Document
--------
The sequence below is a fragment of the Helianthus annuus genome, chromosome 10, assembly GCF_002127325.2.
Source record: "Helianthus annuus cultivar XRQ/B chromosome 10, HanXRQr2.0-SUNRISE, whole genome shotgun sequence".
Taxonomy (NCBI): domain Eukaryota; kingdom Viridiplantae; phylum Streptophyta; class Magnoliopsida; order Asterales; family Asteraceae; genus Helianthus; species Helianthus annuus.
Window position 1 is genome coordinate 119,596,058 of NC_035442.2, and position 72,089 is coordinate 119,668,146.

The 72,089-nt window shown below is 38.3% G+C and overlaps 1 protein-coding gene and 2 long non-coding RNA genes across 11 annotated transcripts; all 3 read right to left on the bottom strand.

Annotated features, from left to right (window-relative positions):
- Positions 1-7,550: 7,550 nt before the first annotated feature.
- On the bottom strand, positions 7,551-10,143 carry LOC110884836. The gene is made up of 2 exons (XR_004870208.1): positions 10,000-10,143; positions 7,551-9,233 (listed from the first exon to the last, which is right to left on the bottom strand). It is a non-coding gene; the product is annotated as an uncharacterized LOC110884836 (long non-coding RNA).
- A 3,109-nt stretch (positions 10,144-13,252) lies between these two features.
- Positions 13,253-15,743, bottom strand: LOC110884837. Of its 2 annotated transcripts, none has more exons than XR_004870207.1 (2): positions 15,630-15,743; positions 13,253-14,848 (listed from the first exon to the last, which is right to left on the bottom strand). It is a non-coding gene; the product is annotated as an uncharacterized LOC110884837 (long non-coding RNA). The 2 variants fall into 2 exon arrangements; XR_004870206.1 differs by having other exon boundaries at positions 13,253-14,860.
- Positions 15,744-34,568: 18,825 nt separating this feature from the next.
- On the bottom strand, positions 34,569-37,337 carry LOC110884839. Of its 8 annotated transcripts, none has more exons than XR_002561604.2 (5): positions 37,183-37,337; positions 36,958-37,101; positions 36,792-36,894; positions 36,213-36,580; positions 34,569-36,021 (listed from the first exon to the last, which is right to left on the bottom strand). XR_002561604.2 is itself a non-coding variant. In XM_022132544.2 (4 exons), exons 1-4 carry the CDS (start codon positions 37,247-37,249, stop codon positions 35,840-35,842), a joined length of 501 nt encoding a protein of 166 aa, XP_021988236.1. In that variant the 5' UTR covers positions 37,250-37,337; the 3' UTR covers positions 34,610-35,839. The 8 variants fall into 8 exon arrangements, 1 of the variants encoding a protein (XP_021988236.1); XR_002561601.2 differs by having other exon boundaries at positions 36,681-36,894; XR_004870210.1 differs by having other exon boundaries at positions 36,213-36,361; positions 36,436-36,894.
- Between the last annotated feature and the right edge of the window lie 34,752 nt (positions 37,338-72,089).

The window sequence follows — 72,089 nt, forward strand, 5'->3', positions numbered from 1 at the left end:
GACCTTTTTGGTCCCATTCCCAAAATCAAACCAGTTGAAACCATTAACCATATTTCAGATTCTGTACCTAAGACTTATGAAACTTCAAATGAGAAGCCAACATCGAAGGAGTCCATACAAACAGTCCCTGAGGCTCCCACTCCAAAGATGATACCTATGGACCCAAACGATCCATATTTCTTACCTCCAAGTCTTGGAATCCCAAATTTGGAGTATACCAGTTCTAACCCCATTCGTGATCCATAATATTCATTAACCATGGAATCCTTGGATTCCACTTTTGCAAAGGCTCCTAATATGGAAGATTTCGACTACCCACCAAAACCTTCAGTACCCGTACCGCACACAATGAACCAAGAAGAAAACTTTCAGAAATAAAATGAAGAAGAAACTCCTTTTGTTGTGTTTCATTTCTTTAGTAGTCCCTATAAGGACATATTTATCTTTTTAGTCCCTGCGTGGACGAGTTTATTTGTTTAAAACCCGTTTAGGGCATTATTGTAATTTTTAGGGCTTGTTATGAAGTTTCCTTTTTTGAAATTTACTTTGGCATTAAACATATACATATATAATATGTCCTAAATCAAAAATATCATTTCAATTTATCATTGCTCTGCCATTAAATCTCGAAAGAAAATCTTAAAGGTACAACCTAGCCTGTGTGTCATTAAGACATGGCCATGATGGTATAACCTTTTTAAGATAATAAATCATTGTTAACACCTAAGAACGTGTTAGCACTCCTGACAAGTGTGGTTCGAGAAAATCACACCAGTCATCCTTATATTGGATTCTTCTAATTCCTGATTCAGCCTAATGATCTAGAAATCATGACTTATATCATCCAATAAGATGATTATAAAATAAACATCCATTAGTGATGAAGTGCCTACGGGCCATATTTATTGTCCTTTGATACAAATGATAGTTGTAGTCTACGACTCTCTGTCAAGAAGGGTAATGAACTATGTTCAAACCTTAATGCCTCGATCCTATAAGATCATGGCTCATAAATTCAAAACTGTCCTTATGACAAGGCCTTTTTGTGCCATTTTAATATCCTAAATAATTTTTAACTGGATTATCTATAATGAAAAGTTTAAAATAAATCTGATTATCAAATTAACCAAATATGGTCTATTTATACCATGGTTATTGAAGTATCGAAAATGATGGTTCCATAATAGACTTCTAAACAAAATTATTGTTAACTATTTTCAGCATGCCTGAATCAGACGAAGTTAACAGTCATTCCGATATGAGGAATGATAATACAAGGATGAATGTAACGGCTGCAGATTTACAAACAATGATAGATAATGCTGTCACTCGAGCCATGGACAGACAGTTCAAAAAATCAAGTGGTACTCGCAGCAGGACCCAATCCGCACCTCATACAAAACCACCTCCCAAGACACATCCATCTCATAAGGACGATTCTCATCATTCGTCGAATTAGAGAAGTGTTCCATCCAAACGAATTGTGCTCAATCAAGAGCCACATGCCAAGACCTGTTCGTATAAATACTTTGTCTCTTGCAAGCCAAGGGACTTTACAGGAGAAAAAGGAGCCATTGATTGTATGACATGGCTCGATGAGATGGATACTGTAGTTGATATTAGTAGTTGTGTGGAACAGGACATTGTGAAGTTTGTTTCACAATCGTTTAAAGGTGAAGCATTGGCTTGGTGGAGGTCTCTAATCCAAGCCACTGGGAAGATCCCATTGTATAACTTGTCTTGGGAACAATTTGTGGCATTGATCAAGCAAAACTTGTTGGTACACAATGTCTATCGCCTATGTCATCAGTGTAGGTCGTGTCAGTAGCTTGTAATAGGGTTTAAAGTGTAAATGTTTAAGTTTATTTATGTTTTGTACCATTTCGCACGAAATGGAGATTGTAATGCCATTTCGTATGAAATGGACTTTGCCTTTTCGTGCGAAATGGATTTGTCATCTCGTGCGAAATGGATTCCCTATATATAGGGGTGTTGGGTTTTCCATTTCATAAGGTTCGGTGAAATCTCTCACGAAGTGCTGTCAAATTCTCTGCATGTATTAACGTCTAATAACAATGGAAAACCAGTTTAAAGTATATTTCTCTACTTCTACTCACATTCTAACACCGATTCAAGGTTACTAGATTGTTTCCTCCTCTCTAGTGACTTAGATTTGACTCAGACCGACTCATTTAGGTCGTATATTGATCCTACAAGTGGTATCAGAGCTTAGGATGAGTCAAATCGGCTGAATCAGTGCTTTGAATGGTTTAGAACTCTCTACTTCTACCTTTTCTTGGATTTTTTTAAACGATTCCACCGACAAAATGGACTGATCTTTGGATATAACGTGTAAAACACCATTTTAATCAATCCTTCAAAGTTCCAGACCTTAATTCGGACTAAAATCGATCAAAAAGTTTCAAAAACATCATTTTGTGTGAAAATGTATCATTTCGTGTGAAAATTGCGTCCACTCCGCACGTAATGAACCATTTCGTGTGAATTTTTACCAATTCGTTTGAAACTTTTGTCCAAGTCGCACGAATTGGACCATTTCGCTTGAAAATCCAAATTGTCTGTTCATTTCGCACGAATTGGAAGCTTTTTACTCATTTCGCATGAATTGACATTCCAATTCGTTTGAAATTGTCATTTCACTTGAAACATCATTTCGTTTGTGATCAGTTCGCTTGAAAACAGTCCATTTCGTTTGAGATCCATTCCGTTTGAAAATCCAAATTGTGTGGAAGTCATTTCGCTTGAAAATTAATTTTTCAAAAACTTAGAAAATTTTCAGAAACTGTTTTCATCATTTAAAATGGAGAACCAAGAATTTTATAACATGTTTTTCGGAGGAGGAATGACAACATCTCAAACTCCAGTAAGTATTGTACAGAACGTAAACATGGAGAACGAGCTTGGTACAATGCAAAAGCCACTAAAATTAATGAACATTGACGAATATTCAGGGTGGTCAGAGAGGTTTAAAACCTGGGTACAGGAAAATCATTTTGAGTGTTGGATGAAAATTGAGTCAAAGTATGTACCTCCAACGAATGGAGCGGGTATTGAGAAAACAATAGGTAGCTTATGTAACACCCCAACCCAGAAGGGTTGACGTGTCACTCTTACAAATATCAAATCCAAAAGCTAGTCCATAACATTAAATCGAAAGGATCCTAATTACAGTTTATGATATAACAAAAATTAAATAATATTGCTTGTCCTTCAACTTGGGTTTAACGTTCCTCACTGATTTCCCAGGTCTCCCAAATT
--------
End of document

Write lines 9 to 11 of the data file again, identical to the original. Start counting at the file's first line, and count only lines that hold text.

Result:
- A 3,109-nt stretch (positions 10,144-13,252) lies between these two features.
- Positions 13,253-15,743, bottom strand: LOC110884837. Of its 2 annotated transcripts, none has more exons than XR_004870207.1 (2): positions 15,630-15,743; positions 13,253-14,848 (listed from the first exon to the last, which is right to left on the bottom strand). It is a non-coding gene; the product is annotated as an uncharacterized LOC110884837 (long non-coding RNA). The 2 variants fall into 2 exon arrangements; XR_004870206.1 differs by having other exon boundaries at positions 13,253-14,860.
- Positions 15,744-34,568: 18,825 nt separating this feature from the next.